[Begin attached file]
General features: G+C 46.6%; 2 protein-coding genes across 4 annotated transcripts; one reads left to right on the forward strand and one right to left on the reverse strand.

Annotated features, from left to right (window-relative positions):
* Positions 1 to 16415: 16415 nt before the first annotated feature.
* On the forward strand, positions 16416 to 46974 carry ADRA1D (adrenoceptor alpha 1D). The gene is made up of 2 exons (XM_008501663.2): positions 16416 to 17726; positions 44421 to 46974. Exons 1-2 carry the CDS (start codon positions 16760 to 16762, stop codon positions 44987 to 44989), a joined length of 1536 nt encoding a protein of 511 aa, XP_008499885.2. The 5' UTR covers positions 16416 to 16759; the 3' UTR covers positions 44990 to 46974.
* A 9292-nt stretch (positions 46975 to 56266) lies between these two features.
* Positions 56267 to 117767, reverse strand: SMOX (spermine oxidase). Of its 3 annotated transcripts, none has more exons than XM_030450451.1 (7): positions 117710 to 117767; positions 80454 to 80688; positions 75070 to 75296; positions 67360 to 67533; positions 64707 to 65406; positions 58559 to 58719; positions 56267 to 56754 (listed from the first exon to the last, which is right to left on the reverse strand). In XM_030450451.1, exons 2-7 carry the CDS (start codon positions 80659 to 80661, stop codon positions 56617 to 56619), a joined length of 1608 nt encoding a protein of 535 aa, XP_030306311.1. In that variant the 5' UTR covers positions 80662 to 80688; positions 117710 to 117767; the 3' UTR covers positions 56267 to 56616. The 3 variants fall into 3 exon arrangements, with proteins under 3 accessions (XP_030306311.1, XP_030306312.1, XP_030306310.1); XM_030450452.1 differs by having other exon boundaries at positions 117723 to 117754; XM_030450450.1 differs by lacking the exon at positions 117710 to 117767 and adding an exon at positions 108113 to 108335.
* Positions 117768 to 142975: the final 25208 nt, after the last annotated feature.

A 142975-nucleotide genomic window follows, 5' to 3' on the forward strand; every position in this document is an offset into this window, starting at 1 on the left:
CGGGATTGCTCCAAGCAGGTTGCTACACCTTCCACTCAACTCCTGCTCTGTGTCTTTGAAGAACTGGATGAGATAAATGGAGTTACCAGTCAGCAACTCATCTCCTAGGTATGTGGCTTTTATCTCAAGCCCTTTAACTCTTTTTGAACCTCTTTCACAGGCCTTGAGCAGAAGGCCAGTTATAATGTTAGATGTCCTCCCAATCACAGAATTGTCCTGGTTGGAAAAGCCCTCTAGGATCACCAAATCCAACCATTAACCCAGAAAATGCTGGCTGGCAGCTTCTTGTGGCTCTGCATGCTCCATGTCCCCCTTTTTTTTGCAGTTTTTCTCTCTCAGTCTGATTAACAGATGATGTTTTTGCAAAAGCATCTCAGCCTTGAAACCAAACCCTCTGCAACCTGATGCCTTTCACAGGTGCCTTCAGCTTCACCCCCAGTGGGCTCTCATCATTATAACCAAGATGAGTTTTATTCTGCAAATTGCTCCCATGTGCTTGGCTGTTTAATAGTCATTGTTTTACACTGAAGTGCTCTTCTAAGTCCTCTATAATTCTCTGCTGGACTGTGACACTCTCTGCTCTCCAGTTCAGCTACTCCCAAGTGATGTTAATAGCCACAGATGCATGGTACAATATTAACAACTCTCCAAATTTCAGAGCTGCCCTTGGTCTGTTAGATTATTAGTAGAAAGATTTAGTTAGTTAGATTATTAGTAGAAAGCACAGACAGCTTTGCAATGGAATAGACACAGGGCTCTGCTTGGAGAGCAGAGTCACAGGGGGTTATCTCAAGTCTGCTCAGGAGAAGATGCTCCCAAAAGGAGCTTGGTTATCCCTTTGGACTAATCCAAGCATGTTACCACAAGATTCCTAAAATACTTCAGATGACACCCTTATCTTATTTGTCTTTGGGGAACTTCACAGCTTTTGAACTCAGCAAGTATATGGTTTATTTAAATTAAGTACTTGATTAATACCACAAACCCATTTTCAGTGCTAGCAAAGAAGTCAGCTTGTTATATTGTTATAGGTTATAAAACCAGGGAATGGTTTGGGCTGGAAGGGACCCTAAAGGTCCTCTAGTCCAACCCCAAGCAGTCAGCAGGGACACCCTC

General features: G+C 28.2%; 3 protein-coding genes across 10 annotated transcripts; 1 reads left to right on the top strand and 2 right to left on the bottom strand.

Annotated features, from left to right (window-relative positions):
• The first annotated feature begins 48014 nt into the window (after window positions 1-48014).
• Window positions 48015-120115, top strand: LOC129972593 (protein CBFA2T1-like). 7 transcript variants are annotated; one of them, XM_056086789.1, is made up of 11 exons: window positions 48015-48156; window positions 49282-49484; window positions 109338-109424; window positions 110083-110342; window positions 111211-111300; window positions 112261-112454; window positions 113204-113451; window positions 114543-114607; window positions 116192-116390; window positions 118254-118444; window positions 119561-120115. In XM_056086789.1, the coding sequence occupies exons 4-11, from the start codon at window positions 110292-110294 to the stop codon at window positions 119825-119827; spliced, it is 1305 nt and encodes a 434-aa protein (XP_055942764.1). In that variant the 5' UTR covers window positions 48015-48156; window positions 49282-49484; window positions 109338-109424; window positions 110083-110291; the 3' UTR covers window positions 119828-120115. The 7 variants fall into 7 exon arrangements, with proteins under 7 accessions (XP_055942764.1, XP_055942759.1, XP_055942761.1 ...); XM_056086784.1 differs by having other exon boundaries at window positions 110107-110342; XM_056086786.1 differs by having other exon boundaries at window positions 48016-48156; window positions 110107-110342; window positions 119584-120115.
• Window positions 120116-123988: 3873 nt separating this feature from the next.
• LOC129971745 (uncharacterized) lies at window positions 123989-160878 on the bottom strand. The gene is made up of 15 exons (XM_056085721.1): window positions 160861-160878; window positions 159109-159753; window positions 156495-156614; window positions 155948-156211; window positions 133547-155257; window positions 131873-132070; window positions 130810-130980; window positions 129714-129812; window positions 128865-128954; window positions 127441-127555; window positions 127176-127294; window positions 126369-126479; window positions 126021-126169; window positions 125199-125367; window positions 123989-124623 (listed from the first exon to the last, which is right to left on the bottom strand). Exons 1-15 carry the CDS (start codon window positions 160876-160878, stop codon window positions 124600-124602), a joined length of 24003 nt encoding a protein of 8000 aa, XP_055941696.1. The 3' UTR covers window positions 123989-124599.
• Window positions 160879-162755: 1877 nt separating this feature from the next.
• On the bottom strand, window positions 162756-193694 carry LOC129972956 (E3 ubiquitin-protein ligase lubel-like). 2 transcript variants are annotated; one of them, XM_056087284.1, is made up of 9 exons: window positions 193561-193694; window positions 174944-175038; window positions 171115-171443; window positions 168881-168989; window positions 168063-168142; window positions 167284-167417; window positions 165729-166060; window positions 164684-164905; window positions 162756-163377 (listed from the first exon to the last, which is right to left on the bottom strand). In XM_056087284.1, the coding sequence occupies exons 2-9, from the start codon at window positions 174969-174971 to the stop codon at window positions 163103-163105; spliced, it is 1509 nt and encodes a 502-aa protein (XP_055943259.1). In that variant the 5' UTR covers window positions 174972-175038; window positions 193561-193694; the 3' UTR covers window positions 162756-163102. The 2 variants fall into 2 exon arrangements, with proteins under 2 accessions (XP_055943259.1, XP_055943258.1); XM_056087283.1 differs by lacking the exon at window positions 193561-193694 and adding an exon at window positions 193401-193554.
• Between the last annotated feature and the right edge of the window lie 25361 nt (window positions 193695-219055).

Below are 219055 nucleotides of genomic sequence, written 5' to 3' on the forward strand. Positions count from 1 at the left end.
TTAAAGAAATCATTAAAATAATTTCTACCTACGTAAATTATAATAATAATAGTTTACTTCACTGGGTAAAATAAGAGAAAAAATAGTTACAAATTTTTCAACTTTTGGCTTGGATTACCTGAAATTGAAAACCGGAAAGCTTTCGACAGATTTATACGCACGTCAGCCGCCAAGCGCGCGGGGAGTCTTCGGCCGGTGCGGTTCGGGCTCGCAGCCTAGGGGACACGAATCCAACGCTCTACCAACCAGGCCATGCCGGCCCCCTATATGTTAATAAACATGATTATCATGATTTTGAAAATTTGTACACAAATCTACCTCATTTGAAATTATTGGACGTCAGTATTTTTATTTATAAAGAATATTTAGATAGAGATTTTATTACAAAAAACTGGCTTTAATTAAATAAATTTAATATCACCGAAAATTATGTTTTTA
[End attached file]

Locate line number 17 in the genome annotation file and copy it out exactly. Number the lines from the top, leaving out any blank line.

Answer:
• On the bottom strand, window positions 162756-193694 carry LOC129972956 (E3 ubiquitin-protein ligase lubel-like). 2 transcript variants are annotated; one of them, XM_056087284.1, is made up of 9 exons: window positions 193561-193694; window positions 174944-175038; window positions 171115-171443; window positions 168881-168989; window positions 168063-168142; window positions 167284-167417; window positions 165729-166060; window positions 164684-164905; window positions 162756-163377 (listed from the first exon to the last, which is right to left on the bottom strand). In XM_056087284.1, the coding sequence occupies exons 2-9, from the start codon at window positions 174969-174971 to the stop codon at window positions 163103-163105; spliced, it is 1509 nt and encodes a 502-aa protein (XP_055943259.1). In that variant the 5' UTR covers window positions 174972-175038; window positions 193561-193694; the 3' UTR covers window positions 162756-163102. The 2 variants fall into 2 exon arrangements, with proteins under 2 accessions (XP_055943259.1, XP_055943258.1); XM_056087283.1 differs by lacking the exon at window positions 193561-193694 and adding an exon at window positions 193401-193554.